With a filibuster looming, Senate Republicans made a final push to permanently repeal the federal estate tax on Wednesday, calling it unfair to family businesses and bad for the economy.
"Taxing people's assets upon their death is just plain wrong," said Sen. Chuck Grassley, R-Iowa, chairman of the Senate Finance Committee.
Democrats, and several moderate Republicans, say the tax generates much-needed government revenue while affecting less than 2 percent of the nation's wealthiest estates. They are expected to block a vote on the issue later this week.
An initial vote was postponed last September amid a series of emergency spending measures in the aftermath of Hurricane Katrina. The House approved a repeal of the tax in April 2005.
In recent weeks both Democrats and Republicans have proposed compromises that would retain the tax at higher exemption levels and lower rates — ranging from an exemption level of $5 million at a flat rate of 15 percent for estates exceeding that, to a graduated system of higher rates for larger estates.
Under the Tax Relief Act of 2001, the estate tax, which taxes million-dollar assets passed along as inheritance — dubbed the "death tax" by critics — is already being gradually phased out by 2010. The following year, it will be reinstated at the original exemption level of $1 million and a top tax rate of 55 percent.
Estimates of lost government revenue resulting from a permanent repeal range widely. The Center of Budget and Policy Priorities, a liberal policy group based in Washington, puts the cost at $1 trillion between 2012 and 2021. Estate tax revenues this year alone are expected to reach $28 billion, according to the Congressional Budget Office.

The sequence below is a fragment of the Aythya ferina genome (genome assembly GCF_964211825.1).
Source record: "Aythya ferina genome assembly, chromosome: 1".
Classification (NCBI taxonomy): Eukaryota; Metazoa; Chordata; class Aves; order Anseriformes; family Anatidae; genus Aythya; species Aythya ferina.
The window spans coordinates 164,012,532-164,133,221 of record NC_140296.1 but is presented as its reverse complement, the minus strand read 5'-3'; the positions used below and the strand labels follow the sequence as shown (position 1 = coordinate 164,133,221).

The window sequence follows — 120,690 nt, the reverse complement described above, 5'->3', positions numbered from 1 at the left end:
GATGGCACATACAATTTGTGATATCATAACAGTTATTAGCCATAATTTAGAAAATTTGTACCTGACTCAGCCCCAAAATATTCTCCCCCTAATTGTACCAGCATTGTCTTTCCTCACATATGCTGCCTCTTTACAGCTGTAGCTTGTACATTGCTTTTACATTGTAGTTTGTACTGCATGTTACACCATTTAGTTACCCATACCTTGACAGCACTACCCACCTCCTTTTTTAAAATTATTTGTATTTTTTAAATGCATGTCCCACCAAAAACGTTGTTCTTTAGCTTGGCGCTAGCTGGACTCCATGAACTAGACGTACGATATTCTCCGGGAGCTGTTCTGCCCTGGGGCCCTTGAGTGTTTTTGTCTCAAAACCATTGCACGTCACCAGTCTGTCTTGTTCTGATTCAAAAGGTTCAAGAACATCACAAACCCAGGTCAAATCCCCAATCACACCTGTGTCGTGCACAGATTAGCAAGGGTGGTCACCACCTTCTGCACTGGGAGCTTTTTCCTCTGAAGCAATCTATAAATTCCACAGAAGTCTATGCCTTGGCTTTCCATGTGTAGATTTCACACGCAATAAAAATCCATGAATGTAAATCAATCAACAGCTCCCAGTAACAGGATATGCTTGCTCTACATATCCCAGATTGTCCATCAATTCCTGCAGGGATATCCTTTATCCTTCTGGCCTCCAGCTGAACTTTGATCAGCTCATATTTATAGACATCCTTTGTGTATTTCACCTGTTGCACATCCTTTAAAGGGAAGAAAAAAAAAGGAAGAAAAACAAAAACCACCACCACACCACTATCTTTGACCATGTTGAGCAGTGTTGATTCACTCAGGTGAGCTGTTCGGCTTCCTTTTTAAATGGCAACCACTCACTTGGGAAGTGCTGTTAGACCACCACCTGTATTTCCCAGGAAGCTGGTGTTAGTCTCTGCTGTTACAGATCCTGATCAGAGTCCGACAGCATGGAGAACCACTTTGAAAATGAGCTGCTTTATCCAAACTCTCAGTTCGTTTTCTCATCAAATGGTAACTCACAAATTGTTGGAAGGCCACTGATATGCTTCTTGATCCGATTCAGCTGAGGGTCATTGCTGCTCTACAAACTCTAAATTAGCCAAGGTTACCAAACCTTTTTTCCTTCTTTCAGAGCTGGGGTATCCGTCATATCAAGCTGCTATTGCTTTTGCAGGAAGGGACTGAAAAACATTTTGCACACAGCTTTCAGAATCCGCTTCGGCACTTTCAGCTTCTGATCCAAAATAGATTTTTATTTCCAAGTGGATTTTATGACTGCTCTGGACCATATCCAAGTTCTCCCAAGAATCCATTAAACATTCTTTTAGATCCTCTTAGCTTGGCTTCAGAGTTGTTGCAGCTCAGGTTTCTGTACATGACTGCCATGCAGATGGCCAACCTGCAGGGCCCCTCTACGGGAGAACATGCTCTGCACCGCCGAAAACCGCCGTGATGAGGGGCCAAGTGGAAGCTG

Facing the rising costs of military operations in Iraq and Afghanistan, and a growing federal deficit, lawmakers on Wednesday said it's simply the wrong time to start cutting taxes for the wealthiest Americans.
"It's irresponsible for the president and Republicans in Congress to repeal this tax," said Sen. Jack Reed, D-R.I. "This isn't just bad economic policy. It's unconscionable."
Sen. Bob Menendez, D-N.J., said repealing the tax was a "gift to the wealthiest Americans who need it the least."
Sen. John Thune, R-S.D., said the tax hurts family-owned businesses that are typically property rich, but cash poor. He said lawmakers who raised alarms about similar cuts to capital-gains taxes in recent years were "wrong then, and they will be wrong again."
"Those rate reductions have paid for themselves over and over" by spurring economic growth, Thune said.
Several small-business lobbies have long campaigned against the tax, arguing that the laws surrounding it are confusing and costly for owners.
"The death tax creates a disincentive to expand business, create jobs, and far too often literally taxes family business right out of the family," Dan Donner, the president of the National Federation of Independent Business, said in a statement.
If nothing else, members on both sides of the aisle agreed that small-business owners deserved greater certainty in estate planning.
"For small businesses with limited liquidity, that uncertainty is paralyzing," said Sen. Blanche Lincoln, D-Ark.
A cloture vote on the bill is scheduled on Thursday.
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